Australian banks are taking a closer look at biometric authentication as a means of reducing fraud, thanks to an improved business case, increased consumer concerns about personal data and some impressive breakthroughs in technology.
In June, National Australia Bank became the first Australian bank to roll out a biometric-based solution for customer authentication, implementing a voice-based system for telephone banking customers.
Tim Cullen, head of direct channels with NAB, said the voice authentication has "far exceeded expectations."
"Nine out of ten customers when offered it are taking up the service," he said.
Cullen said the bank initially experienced some technical problems with the biometric-based technology when attempting to enrol users, but eventually managed to iron these issues out. The bank is now hoping to expand the option to mobile phone banking users, he said.
"Expanding voice biometrics into mobile Internet banking just seemed a logical extension from a usability perspective," he said.
Cullen said he would also consider deploying the solution to an online payments environment in a bid to help reduce card-not-present fraud.
As banks around the world gradually deploy chip-based cards with PIN authentication, Cullen points out fraud is simply shifting to card-not-present environments.
"For us it's about real-time monitoring of card-not-present transactions...but we certainly could move to voice and outbound (calls) for certain transaction types."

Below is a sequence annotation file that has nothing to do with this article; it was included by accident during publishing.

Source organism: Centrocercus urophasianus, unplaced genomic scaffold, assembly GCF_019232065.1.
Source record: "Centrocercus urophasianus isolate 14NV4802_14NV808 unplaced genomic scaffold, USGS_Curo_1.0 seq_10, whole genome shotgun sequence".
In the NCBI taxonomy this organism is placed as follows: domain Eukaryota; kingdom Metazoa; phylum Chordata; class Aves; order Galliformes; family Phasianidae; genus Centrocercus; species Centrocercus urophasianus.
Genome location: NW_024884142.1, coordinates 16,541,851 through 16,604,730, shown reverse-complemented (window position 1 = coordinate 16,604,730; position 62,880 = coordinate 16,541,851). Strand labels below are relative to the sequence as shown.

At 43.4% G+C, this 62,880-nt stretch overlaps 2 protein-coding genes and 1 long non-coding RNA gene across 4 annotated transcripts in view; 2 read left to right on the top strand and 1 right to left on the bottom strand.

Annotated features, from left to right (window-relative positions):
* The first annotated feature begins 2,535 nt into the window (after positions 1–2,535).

Voice is just one of many biometric identifiers that can be used for the purposes of identification and authentication. In the US, biometric security specialist Global Rainmakers has been targeting banks with its HBOX iris scanning system.
Iris scanning is different to retina scanning, which requires the emission of light and close contact between the scanner and user.
Former Bank of America executive Jeff Carter now sits on the board of Global Rainmakers and says by the first quarter of 2010 the company will have the technology deployed in a mobile phone to allow remote authentication.
"It will go into a phone that has a high enough resolution to complete the registration," he said.
Fraud remains a major driver for banks considering the use of biometric-based authentication.
Customers have high expectations of the way banks manage their data said Cullen. "I think while banks are very protective over data, some other organisations aren't. So having a biometric protecting your identity provides added peace of mind."
"One of the questions we ask is what inconvenience are customers willing to accept for peace of mind, and I think tolerance in today's world is reasonably high, especially in terms of online banking" said Cullen.
In this case however, Cullen said the successful acceptance of voice biometrics has largely been as a result of its ease of use.
"There's probably not a lot of new technologies out there that create a safer experience that are easier to use or create a better customer experience."